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    I am pretty sure I am going to fail this exam tomorrow.
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    (Original post by threerose92)
    you know the answer to that question is 40 x n[H202] x 10. do you know why we are multiplying by 40?

    Thanks
    yeah number of c = n x 1000 / v

    v = 25

    so c = n x 1000/25 = n x 40
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    When you draw isomers using the ligand 'en' do you have to make sure that the carbons in CH2 are joined to the nitrogen, I mean does this have to be made clear. Could you lose marks?
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    REDOXplease help. Me. !

    so it says

    "Hydrogen Iodide, HI, is oxidised to Iodine, I2, by conc. H2SO4 which is reduced to H2S"

    so why is the equation (before balancing ox numbers)

    2HI + H2SO4 -> H2S + I2

    i get the equation but where the hell did that 2 infront of the HI come from? i thought you were supposed to balance AFTER doing oxidation numbers.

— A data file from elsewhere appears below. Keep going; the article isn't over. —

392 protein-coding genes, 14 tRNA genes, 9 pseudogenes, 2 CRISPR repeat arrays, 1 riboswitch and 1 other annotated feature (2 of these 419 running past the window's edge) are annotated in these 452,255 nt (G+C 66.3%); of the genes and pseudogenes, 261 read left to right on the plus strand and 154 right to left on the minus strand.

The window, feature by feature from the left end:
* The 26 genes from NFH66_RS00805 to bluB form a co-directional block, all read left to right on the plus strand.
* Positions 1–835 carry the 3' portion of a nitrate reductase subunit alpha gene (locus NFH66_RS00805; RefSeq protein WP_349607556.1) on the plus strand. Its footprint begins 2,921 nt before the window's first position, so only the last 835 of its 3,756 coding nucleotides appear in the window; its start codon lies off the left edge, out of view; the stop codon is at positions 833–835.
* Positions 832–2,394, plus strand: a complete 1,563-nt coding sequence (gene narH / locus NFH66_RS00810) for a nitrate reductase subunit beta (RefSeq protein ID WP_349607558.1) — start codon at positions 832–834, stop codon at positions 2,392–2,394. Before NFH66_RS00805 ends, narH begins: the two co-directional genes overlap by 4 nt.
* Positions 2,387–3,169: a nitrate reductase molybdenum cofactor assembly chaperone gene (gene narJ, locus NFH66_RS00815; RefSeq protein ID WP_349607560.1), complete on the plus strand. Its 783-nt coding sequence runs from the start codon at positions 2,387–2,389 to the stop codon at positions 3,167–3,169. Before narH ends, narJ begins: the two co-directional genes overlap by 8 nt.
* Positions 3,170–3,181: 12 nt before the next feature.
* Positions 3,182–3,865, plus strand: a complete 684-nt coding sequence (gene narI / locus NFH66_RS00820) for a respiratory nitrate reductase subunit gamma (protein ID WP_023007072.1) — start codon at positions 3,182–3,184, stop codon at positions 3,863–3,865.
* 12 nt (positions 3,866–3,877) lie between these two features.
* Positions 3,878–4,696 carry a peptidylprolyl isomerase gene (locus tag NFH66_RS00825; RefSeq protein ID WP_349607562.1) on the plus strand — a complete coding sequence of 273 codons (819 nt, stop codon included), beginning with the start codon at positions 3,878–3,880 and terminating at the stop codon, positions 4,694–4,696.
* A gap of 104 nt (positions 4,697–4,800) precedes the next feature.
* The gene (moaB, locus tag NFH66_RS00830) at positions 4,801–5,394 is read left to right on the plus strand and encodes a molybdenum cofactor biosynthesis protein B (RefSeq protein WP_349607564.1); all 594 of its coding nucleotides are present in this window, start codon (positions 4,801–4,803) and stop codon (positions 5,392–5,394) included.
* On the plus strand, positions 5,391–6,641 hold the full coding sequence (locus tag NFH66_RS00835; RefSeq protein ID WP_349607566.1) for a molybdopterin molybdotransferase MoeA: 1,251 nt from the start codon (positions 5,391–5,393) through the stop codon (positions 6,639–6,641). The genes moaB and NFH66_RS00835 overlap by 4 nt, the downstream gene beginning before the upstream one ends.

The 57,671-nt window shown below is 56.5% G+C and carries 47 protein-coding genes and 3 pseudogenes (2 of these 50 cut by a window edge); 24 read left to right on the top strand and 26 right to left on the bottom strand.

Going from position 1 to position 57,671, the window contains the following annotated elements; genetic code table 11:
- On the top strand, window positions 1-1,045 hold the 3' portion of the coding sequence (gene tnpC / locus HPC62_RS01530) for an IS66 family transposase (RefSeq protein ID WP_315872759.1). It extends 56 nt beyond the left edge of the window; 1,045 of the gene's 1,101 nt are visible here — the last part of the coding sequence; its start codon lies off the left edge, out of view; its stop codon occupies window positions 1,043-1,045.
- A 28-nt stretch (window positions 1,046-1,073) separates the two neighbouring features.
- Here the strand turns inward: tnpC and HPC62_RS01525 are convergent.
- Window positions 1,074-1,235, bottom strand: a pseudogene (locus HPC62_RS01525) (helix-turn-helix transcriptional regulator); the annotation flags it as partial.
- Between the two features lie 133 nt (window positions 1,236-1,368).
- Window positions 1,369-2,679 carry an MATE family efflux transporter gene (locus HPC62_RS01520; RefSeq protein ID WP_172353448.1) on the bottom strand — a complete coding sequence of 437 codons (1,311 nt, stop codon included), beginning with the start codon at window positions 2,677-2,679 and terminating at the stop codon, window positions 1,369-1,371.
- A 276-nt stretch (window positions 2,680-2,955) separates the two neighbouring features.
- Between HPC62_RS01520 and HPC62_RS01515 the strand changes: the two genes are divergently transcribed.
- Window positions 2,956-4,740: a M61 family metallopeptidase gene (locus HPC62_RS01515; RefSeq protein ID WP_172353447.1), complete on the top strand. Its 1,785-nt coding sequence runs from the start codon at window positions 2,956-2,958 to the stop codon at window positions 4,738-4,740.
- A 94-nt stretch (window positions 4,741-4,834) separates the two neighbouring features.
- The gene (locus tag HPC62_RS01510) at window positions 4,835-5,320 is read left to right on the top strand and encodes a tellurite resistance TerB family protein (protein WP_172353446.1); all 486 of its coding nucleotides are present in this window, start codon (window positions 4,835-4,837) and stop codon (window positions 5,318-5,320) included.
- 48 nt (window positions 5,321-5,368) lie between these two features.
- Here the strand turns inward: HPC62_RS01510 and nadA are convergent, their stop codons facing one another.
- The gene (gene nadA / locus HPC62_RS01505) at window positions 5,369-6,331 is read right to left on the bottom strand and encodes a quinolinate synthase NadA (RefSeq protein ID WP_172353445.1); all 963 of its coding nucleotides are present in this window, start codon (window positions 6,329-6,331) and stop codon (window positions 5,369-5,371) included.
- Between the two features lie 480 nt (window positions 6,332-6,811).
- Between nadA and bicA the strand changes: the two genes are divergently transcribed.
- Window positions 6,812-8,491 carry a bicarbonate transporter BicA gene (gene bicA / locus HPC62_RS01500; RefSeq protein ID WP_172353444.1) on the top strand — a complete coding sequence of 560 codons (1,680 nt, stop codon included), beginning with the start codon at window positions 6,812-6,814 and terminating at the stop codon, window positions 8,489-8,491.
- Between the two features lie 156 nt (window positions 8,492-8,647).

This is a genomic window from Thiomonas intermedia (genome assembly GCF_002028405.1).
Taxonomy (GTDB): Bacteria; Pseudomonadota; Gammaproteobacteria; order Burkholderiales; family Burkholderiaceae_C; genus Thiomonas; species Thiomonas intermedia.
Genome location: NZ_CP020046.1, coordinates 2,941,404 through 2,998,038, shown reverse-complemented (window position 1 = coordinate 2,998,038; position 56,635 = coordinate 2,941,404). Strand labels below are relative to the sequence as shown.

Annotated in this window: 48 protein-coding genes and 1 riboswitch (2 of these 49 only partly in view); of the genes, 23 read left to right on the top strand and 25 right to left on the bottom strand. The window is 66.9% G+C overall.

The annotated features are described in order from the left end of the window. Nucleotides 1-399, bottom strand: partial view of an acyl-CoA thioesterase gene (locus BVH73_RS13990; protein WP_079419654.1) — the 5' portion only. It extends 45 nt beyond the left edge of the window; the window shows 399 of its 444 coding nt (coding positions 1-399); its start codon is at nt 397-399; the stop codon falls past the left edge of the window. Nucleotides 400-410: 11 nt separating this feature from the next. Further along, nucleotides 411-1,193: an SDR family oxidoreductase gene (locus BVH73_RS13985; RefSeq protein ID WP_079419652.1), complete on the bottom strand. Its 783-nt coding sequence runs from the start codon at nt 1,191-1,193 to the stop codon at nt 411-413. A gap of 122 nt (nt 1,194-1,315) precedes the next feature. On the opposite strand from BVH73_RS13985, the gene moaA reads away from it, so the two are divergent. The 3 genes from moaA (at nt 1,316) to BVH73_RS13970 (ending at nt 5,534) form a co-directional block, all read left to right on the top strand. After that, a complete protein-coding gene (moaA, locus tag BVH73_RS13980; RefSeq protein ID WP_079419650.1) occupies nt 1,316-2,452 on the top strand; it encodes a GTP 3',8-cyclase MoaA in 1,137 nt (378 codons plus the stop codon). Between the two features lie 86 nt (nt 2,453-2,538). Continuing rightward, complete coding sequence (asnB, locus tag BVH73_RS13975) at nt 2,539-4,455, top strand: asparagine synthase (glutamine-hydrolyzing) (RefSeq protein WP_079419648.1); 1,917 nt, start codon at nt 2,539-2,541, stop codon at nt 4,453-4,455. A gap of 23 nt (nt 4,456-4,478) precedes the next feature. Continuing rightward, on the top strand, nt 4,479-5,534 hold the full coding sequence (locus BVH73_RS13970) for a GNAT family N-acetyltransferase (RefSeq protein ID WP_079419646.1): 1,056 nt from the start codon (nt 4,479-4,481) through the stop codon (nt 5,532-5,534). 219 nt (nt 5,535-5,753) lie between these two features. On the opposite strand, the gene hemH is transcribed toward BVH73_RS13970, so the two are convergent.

(question is from page 183, worked example)
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    (Original post by KnuckleheadNinja)
    wow. that must be such a relief. what did you get on the AS mods for maths? thats exactly what i was trying to do. work REALLY hard on C1 and C2 and then can afford to lose a few for C3 and C4. but i dont think i could go in there and get a U and come out with an A!
    C1: 99
    C2: 100
    S1: 98
    Total for AS: 297/300

    C3: 79
    C4: Next week
    M1: 82
    Total needed for A = 480 - 297 - 79 - 82
    = 22 !!! :-)
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    for the love of god can anyone tell me the colours of compounds/transition metals we need to know please!